In case you were under some impression that all these people who are having their last lifeline cut off are finding jobs, think again.
 Extended Benefits’ rapidly shrinking rolls show why the number of workers collecting benefits is falling much faster than the amount of unemployed Americans. Some workers found jobs and others left the labor force, but many are simply no longer eligible for benefits.
   The number of unemployed has fallen by 1.7 million since July 2010, an 11.5% decline. But the number of Americans receiving any type of jobless benefits fell by 4.3 million during the past two years, a more than 40% drop.
 Let's see. That's 3 minus 7, carry the 4, and you get 2.6 million unemployed people who are simply sh*t out of luck and are about to be joined by about 2.4 million more unfortunate people. Nearly 2 million young people are no longer counted as part of the labor force because of the horrible employment situation.
    Yet this travesty effecting millions of American families isn't deemed worthy of political debate these days.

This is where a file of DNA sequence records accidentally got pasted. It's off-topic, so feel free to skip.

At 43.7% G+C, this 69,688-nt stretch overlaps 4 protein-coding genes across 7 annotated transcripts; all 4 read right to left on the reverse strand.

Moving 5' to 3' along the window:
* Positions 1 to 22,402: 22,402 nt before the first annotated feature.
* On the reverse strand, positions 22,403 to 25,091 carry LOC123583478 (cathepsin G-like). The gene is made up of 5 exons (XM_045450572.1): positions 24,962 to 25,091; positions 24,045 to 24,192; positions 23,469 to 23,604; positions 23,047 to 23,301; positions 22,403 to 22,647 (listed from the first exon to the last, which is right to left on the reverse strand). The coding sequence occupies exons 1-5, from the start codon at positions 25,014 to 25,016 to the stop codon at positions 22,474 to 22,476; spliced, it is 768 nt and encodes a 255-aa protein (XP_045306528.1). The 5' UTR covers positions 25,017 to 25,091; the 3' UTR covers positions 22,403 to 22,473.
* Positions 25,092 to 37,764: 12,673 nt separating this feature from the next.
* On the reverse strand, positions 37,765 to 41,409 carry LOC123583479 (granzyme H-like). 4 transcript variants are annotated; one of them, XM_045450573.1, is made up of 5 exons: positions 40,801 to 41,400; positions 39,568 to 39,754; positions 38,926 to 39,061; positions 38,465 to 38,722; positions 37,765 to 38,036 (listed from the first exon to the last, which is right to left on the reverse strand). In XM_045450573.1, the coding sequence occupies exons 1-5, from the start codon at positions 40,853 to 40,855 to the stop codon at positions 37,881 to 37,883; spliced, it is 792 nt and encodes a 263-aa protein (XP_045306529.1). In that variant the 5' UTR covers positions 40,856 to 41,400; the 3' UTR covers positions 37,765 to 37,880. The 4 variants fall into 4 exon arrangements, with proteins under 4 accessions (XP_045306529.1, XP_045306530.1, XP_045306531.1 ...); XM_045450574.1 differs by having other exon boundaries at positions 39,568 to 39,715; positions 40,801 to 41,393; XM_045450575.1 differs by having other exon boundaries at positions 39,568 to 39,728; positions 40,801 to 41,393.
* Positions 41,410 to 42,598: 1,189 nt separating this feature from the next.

"There's going to be lots of people without any income still unable to find a job," said George Wentworth, a senior staff attorney for NELP. "You're going to see these people not be able to feed their families and not able to pay their mortgages. It will have a devastating impact on a lot of local economies."
 It's interesting to see how Americans can shake their heads in disbelief at the economic suffering caused by austerity in Europe, yet at the same time be blind to it in their communities.

  The famous "99 weeks" that conservatives have ranted about officially ended last week, although it has been getting phased out for several months. It'll be interesting going forward to see how many Republicans aren't aware that their talking point is no longer accurate.


Before you get mad at Congress for cutting these benefits under such conditions, recall that it isn't just happening at the federal level. Many states are slashing benefits as well.

   Some states, including Illinois, Michigan and South Carolina, have trimmed even initial benefits to less than 26 weeks, and some have cut the size of payments and restricted eligibility. Florida residents must apply online and take a lengthy skills test, keeping some from receiving unemployment insurance.